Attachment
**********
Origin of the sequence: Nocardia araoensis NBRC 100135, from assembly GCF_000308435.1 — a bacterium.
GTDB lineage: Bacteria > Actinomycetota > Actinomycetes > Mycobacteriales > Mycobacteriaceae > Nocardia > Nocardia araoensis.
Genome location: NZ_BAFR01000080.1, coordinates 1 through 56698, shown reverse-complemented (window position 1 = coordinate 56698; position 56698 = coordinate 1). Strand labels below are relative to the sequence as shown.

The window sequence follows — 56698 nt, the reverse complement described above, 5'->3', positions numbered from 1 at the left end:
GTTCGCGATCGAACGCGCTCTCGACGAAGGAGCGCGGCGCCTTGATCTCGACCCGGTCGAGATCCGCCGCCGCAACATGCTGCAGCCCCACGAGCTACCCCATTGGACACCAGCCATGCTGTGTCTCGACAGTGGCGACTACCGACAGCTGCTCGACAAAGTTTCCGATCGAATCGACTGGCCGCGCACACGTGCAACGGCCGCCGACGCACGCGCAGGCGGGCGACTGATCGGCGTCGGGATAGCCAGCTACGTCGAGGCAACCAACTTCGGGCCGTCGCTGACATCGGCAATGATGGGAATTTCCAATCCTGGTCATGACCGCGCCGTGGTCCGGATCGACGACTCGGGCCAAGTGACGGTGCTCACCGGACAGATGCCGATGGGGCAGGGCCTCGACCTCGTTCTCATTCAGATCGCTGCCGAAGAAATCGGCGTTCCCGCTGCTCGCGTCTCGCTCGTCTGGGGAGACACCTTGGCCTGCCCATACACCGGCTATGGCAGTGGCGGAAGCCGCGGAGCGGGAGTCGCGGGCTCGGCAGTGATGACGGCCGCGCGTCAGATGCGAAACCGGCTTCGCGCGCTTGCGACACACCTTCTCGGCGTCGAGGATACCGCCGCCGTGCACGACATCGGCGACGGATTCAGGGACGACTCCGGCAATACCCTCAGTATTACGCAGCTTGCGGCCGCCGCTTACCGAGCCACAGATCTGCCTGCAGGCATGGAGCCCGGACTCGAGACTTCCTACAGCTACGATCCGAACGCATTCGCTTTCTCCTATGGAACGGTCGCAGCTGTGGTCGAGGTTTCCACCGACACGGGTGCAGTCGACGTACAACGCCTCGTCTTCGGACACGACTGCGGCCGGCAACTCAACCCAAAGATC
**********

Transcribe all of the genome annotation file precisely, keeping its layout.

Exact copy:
Origin of the sequence: Nocardia araoensis NBRC 100135, from assembly GCF_000308435.1 — a bacterium.
GTDB lineage: Bacteria > Actinomycetota > Actinomycetes > Mycobacteriales > Mycobacteriaceae > Nocardia > Nocardia araoensis.
Genome location: NZ_BAFR01000080.1, coordinates 1 through 56698, shown reverse-complemented (window position 1 = coordinate 56698; position 56698 = coordinate 1). Strand labels below are relative to the sequence as shown.

The window sequence follows — 56698 nt, the reverse complement described above, 5'->3', positions numbered from 1 at the left end:
GTTCGCGATCGAACGCGCTCTCGACGAAGGAGCGCGGCGCCTTGATCTCGACCCGGTCGAGATCCGCCGCCGCAACATGCTGCAGCCCCACGAGCTACCCCATTGGACACCAGCCATGCTGTGTCTCGACAGTGGCGACTACCGACAGCTGCTCGACAAAGTTTCCGATCGAATCGACTGGCCGCGCACACGTGCAACGGCCGCCGACGCACGCGCAGGCGGGCGACTGATCGGCGTCGGGATAGCCAGCTACGTCGAGGCAACCAACTTCGGGCCGTCGCTGACATCGGCAATGATGGGAATTTCCAATCCTGGTCATGACCGCGCCGTGGTCCGGATCGACGACTCGGGCCAAGTGACGGTGCTCACCGGACAGATGCCGATGGGGCAGGGCCTCGACCTCGTTCTCATTCAGATCGCTGCCGAAGAAATCGGCGTTCCCGCTGCTCGCGTCTCGCTCGTCTGGGGAGACACCTTGGCCTGCCCATACACCGGCTATGGCAGTGGCGGAAGCCGCGGAGCGGGAGTCGCGGGCTCGGCAGTGATGACGGCCGCGCGTCAGATGCGAAACCGGCTTCGCGCGCTTGCGACACACCTTCTCGGCGTCGAGGATACCGCCGCCGTGCACGACATCGGCGACGGATTCAGGGACGACTCCGGCAATACCCTCAGTATTACGCAGCTTGCGGCCGCCGCTTACCGAGCCACAGATCTGCCTGCAGGCATGGAGCCCGGACTCGAGACTTCCTACAGCTACGATCCGAACGCATTCGCTTTCTCCTATGGAACGGTCGCAGCTGTGGTCGAGGTTTCCACCGACACGGGTGCAGTCGACGTACAACGCCTCGTCTTCGGACACGACTGCGGCCGGCAACTCAACCCAAAGATC